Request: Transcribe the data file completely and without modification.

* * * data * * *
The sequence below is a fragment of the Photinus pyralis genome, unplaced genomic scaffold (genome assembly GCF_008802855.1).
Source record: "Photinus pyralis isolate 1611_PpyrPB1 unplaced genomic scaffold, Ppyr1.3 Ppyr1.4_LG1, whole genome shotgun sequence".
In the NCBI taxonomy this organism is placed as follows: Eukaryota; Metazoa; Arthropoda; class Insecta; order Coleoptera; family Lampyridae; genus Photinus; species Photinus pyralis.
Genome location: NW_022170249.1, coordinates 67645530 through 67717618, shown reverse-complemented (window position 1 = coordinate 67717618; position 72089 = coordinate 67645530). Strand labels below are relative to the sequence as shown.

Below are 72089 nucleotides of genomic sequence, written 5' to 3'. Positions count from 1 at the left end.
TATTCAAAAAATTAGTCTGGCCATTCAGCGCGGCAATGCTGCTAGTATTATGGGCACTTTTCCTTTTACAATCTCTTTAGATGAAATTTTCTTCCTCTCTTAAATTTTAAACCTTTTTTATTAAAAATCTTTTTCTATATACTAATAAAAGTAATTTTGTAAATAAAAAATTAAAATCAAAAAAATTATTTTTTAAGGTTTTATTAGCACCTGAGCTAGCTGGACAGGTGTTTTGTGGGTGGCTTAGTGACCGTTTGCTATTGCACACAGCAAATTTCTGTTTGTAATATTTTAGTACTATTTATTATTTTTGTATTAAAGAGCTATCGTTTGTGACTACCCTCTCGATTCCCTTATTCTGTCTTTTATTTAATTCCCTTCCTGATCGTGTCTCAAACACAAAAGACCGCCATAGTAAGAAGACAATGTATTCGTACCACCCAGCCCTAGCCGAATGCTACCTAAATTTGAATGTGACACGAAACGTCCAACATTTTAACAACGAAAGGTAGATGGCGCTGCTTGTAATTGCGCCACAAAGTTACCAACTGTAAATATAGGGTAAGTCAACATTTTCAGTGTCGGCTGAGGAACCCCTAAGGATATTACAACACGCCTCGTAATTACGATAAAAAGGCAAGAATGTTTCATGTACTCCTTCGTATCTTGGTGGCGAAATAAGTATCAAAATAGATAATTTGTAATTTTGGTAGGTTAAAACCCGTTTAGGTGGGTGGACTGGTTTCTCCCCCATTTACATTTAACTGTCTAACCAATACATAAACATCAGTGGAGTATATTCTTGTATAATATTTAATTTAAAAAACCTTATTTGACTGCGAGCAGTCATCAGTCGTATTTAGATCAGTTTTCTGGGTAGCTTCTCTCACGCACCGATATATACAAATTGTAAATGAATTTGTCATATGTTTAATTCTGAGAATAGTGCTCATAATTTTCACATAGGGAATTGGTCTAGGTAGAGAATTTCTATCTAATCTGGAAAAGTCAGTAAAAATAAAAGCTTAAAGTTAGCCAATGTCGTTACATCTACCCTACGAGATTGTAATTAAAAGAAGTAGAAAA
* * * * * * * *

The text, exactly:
The sequence below is a fragment of the Photinus pyralis genome, unplaced genomic scaffold (genome assembly GCF_008802855.1).
Source record: "Photinus pyralis isolate 1611_PpyrPB1 unplaced genomic scaffold, Ppyr1.3 Ppyr1.4_LG1, whole genome shotgun sequence".
In the NCBI taxonomy this organism is placed as follows: Eukaryota; Metazoa; Arthropoda; class Insecta; order Coleoptera; family Lampyridae; genus Photinus; species Photinus pyralis.
Genome location: NW_022170249.1, coordinates 67645530 through 67717618, shown reverse-complemented (window position 1 = coordinate 67717618; position 72089 = coordinate 67645530). Strand labels below are relative to the sequence as shown.

Below are 72089 nucleotides of genomic sequence, written 5' to 3'. Positions count from 1 at the left end.
TATTCAAAAAATTAGTCTGGCCATTCAGCGCGGCAATGCTGCTAGTATTATGGGCACTTTTCCTTTTACAATCTCTTTAGATGAAATTTTCTTCCTCTCTTAAATTTTAAACCTTTTTTATTAAAAATCTTTTTCTATATACTAATAAAAGTAATTTTGTAAATAAAAAATTAAAATCAAAAAAATTATTTTTTAAGGTTTTATTAGCACCTGAGCTAGCTGGACAGGTGTTTTGTGGGTGGCTTAGTGACCGTTTGCTATTGCACACAGCAAATTTCTGTTTGTAATATTTTAGTACTATTTATTATTTTTGTATTAAAGAGCTATCGTTTGTGACTACCCTCTCGATTCCCTTATTCTGTCTTTTATTTAATTCCCTTCCTGATCGTGTCTCAAACACAAAAGACCGCCATAGTAAGAAGACAATGTATTCGTACCACCCAGCCCTAGCCGAATGCTACCTAAATTTGAATGTGACACGAAACGTCCAACATTTTAACAACGAAAGGTAGATGGCGCTGCTTGTAATTGCGCCACAAAGTTACCAACTGTAAATATAGGGTAAGTCAACATTTTCAGTGTCGGCTGAGGAACCCCTAAGGATATTACAACACGCCTCGTAATTACGATAAAAAGGCAAGAATGTTTCATGTACTCCTTCGTATCTTGGTGGCGAAATAAGTATCAAAATAGATAATTTGTAATTTTGGTAGGTTAAAACCCGTTTAGGTGGGTGGACTGGTTTCTCCCCCATTTACATTTAACTGTCTAACCAATACATAAACATCAGTGGAGTATATTCTTGTATAATATTTAATTTAAAAAACCTTATTTGACTGCGAGCAGTCATCAGTCGTATTTAGATCAGTTTTCTGGGTAGCTTCTCTCACGCACCGATATATACAAATTGTAAATGAATTTGTCATATGTTTAATTCTGAGAATAGTGCTCATAATTTTCACATAGGGAATTGGTCTAGGTAGAGAATTTCTATCTAATCTGGAAAAGTCAGTAAAAATAAAAGCTTAAAGTTAGCCAATGTCGTTACATCTACCCTACGAGATTGTAATTAAAAGAAGTAGAAAA